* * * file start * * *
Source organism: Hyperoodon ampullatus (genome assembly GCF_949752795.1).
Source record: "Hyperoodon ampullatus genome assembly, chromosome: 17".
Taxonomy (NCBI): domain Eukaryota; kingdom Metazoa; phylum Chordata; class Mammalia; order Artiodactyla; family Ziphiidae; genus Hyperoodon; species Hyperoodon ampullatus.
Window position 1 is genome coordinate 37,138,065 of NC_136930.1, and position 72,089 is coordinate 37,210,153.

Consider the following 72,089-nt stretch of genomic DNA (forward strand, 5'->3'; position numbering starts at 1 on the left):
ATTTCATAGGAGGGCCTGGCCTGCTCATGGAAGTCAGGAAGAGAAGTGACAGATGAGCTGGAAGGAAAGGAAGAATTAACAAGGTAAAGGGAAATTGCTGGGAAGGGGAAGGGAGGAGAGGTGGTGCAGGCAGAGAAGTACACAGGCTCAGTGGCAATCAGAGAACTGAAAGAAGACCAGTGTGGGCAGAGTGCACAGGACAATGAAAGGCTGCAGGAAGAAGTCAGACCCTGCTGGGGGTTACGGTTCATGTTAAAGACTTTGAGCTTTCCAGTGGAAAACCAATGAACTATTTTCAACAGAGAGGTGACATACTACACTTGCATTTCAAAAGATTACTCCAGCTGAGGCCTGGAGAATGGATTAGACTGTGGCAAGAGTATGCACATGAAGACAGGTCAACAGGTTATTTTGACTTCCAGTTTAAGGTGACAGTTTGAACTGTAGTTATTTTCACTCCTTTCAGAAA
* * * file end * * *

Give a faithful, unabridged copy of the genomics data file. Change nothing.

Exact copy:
Source organism: Hyperoodon ampullatus (genome assembly GCF_949752795.1).
Source record: "Hyperoodon ampullatus genome assembly, chromosome: 17".
Taxonomy (NCBI): domain Eukaryota; kingdom Metazoa; phylum Chordata; class Mammalia; order Artiodactyla; family Ziphiidae; genus Hyperoodon; species Hyperoodon ampullatus.
Window position 1 is genome coordinate 37,138,065 of NC_136930.1, and position 72,089 is coordinate 37,210,153.

Consider the following 72,089-nt stretch of genomic DNA (forward strand, 5'->3'; position numbering starts at 1 on the left):
ATTTCATAGGAGGGCCTGGCCTGCTCATGGAAGTCAGGAAGAGAAGTGACAGATGAGCTGGAAGGAAAGGAAGAATTAACAAGGTAAAGGGAAATTGCTGGGAAGGGGAAGGGAGGAGAGGTGGTGCAGGCAGAGAAGTACACAGGCTCAGTGGCAATCAGAGAACTGAAAGAAGACCAGTGTGGGCAGAGTGCACAGGACAATGAAAGGCTGCAGGAAGAAGTCAGACCCTGCTGGGGGTTACGGTTCATGTTAAAGACTTTGAGCTTTCCAGTGGAAAACCAATGAACTATTTTCAACAGAGAGGTGACATACTACACTTGCATTTCAAAAGATTACTCCAGCTGAGGCCTGGAGAATGGATTAGACTGTGGCAAGAGTATGCACATGAAGACAGGTCAACAGGTTATTTTGACTTCCAGTTTAAGGTGACAGTTTGAACTGTAGTTATTTTCACTCCTTTCAGAAA